Someone on 4-Shaft Weaving suggested that next time I wind a solid warp that I first wind a small cone and hold two threads together. I don't have a cone winder so this is my adaptation - a large bobbin in a heavy shuttle. It took forever to wind that bobbin, which is when I decided that this is week I will order the electric bobbin winder - before I experience a repetitive motion injury. I am very much looking forward to working with color again.
I took my winders to the guild's two-day workshop on iridescence, taught by Bobbie Irwin and you can ready my post on our guild blog here. It was everything I had hoped for and I look forward to implementing the things I learned. By the time I got around to weaving Wednesday morning, I discovered my winders were no where to be found. I decided maybe it's time to think about buying an electric bobbin winder, so I called Gayle, a production weaver, for her insight. She said she was one of the last to leave the workshop and noticed my winders and packed them up, meaning to email me that she had them.
I told her - I'll be right there, which is relative since she lives in south Reno. Gayle showed me her AVL winder and explained what I need to look for. She also demoed her 40-harness AVL loom. I've never seen a computer driven loom before - fascinating! So my winders are back in the workshop and I have some time to think about an electric bobbin winder. They are very long so I may need to move things around to fit one in.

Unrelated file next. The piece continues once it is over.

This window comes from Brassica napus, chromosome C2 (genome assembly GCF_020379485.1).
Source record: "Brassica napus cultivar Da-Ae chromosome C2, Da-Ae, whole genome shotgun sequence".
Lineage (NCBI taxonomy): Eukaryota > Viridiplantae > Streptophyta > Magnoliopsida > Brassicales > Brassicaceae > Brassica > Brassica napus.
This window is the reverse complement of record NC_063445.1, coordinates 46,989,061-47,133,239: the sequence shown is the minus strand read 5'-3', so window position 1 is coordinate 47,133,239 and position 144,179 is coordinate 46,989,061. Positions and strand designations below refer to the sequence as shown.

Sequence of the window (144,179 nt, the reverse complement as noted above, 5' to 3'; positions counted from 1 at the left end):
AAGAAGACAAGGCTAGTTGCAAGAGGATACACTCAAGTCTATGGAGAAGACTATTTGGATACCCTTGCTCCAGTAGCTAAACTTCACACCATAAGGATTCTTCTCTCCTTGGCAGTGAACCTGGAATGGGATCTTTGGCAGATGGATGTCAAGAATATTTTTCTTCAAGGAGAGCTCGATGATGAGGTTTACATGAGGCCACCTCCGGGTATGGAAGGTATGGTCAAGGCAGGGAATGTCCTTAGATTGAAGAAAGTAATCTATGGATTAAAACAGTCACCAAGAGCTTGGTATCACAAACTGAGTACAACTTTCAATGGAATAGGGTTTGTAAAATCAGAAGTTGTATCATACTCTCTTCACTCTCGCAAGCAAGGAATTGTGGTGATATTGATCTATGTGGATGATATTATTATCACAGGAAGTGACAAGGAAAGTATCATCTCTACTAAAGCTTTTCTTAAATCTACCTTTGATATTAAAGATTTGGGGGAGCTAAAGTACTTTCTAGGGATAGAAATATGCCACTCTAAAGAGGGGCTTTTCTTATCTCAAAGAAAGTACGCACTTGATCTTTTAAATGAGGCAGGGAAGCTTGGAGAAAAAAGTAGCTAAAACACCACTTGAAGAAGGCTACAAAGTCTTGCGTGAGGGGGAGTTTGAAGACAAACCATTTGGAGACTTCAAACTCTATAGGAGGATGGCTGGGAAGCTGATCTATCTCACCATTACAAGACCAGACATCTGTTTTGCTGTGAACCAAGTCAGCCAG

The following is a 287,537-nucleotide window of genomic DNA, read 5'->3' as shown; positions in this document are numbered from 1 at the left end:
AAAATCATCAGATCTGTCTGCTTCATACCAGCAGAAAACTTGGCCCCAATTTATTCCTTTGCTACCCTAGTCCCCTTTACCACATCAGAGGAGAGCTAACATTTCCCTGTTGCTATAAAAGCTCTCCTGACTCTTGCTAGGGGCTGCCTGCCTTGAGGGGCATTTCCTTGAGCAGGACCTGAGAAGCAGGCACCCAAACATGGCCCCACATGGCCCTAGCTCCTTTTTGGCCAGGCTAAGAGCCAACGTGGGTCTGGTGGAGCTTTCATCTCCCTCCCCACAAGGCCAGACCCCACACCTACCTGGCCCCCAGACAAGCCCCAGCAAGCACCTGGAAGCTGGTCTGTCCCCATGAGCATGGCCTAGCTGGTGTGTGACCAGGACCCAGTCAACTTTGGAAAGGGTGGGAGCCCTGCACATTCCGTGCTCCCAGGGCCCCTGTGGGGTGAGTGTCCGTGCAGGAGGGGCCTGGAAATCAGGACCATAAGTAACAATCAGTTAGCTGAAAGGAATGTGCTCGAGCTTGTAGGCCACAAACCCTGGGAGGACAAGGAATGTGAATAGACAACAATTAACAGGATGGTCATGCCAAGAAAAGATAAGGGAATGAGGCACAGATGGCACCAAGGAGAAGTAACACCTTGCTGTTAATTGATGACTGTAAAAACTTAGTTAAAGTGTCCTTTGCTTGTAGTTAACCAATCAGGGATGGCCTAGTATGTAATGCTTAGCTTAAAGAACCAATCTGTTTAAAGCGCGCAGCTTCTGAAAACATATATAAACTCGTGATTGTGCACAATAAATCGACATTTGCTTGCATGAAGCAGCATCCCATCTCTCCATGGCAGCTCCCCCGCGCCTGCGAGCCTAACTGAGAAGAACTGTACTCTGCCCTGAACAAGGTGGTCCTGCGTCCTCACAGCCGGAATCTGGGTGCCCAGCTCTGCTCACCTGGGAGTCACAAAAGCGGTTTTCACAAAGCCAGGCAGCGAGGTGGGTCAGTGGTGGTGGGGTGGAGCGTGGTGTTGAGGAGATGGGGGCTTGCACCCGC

This is as far as I've gotten with my gamp. I washed and wet finished it today but still need to attach the tassels of weft colors so I can decide which combinations I like the best.
I finally finished weaving these towels and also washed them today. I have to clip all the threads at each stripe and hem them, wash them again and then wet finish - whew! There are a lot of steps from thread to towel!!
Maddie is absolutely obsessed with my packing paper anyway, but today she was giddy with happiness that I was finally back in the studio and simply would not leave it alone. She kept hiding a toy in the center of the roll and then diving in after it. I would pull her out, scold her and tell her no, sometimes a couple of times, she would cry then finally sigh and lay her head down for a nap. It was an endless cycle so when I finished for the day, I pulled the paper up on top of my loom.
October was a busy month and November has started out the same with the workshop this past weekend, then a sub job on Monday and on Tuesday I had my first ever acupuncture appointment. She explained that I would probably not notice results right away. I understand that. The good news is that my insurance pays at the same rate as for physical therapy. They wouldn't pay for massage therapy but Raina is also a massage therapist and plans to introduce that into my treatment down the line. I'm optimistic.